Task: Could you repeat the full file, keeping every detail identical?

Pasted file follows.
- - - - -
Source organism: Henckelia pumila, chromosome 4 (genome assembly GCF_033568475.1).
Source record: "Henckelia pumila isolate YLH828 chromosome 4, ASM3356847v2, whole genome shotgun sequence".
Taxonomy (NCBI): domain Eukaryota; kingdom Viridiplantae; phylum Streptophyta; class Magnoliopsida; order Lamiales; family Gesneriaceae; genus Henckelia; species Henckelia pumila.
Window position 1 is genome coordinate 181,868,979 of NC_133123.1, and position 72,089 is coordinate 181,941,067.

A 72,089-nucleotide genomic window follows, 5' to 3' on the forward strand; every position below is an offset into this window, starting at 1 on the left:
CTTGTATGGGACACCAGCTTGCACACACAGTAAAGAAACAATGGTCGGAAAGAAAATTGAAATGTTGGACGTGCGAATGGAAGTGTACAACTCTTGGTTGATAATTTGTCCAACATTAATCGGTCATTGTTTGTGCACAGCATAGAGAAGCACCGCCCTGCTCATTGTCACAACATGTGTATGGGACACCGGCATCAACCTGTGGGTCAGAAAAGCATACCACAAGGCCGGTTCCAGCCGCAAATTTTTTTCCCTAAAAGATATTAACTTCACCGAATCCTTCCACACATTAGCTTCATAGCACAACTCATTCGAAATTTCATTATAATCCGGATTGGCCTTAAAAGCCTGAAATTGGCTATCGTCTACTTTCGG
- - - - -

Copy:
Source organism: Henckelia pumila, chromosome 4 (genome assembly GCF_033568475.1).
Source record: "Henckelia pumila isolate YLH828 chromosome 4, ASM3356847v2, whole genome shotgun sequence".
Taxonomy (NCBI): domain Eukaryota; kingdom Viridiplantae; phylum Streptophyta; class Magnoliopsida; order Lamiales; family Gesneriaceae; genus Henckelia; species Henckelia pumila.
Window position 1 is genome coordinate 181,868,979 of NC_133123.1, and position 72,089 is coordinate 181,941,067.

A 72,089-nucleotide genomic window follows, 5' to 3' on the forward strand; every position below is an offset into this window, starting at 1 on the left:
CTTGTATGGGACACCAGCTTGCACACACAGTAAAGAAACAATGGTCGGAAAGAAAATTGAAATGTTGGACGTGCGAATGGAAGTGTACAACTCTTGGTTGATAATTTGTCCAACATTAATCGGTCATTGTTTGTGCACAGCATAGAGAAGCACCGCCCTGCTCATTGTCACAACATGTGTATGGGACACCGGCATCAACCTGTGGGTCAGAAAAGCATACCACAAGGCCGGTTCCAGCCGCAAATTTTTTTCCCTAAAAGATATTAACTTCACCGAATCCTTCCACACATTAGCTTCATAGCACAACTCATTCGAAATTTCATTATAATCCGGATTGGCCTTAAAAGCCTGAAATTGGCTATCGTCTACTTTCGG